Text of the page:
The research process begins by identifying a gap in our knowledge or our understanding. It doesn't matter whether we're talking about scientific research or real life. In real life, for example, you might be going to Lisbon and you need to find a good, cheap hotel near the city centre. Or you might need to figure out how to make carrot soup. But hold onto this idea: research fills a gap in our knowledge. If you don't have a knowledge gap, you're not doing research, you're just noodling around on the internet.
Scientific research involves adding to knowledge. In order to do this, you must know the current state of knowledge, the current theoretical approaches and current best practice in terms of measurement.
All biostats people have the experience of the person who comes in with a great research idea that looks like this:
The person: I have sixteen patients with rapid cycling mood disorder
Me : So what are you going to research?
The person: The patients with rapid cycling mood disorder
Me : No, I meant what question are you going to research. What do we not know about rapid cycling mood disorder?
The person : Oh…
Of course, those sixteen patients are a research opportunity. But they aren't a research project until we can find a question that will add to our knowledge, and that can be answered with sixteen patients. Often our job supporting student research is to help the student identify the research opportunities in their environment and then to see if any of these opportunities can be used to study a question that we need answered.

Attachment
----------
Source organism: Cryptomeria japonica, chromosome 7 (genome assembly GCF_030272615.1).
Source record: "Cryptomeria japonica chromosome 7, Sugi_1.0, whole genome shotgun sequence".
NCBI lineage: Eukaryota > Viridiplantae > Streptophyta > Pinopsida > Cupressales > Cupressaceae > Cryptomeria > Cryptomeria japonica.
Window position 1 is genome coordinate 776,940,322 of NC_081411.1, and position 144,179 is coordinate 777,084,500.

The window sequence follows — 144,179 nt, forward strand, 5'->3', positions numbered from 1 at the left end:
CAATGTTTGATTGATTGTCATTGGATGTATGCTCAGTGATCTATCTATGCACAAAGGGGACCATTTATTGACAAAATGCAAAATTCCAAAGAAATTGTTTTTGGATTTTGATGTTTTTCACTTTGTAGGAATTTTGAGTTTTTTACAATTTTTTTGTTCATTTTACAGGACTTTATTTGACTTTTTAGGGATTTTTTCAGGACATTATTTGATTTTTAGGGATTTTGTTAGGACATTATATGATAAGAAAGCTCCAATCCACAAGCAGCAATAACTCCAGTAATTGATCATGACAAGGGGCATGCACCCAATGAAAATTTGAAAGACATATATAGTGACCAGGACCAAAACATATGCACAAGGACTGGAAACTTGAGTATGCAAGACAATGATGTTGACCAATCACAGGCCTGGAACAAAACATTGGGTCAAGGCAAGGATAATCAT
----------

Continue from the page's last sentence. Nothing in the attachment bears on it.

The introduction to your research paper should do three things
1. It should outline the current state of knowledge.
2. It should identify a gap in that knowledge and
3. It should state the research question in clear, simple language.
Being able to write the first two sections is critical. There will be no step 3 – no research question – without the first two steps.
But what about a great research question that just sort of pops into your head? I hear you ask?
Two things: first, this question may have a well-known answer. You need to know the literature to avoid duplicating work already done.
The second is to do with connectedness. Research is like a jigsaw. The best contributions are made by people who find the edge of the work in progress and join up with it. Sciences advances because each piece of research links into the existing body of knowledge like a jigsaw piece.
So find out where the edge of our knowledge is. That's where you need to go to work.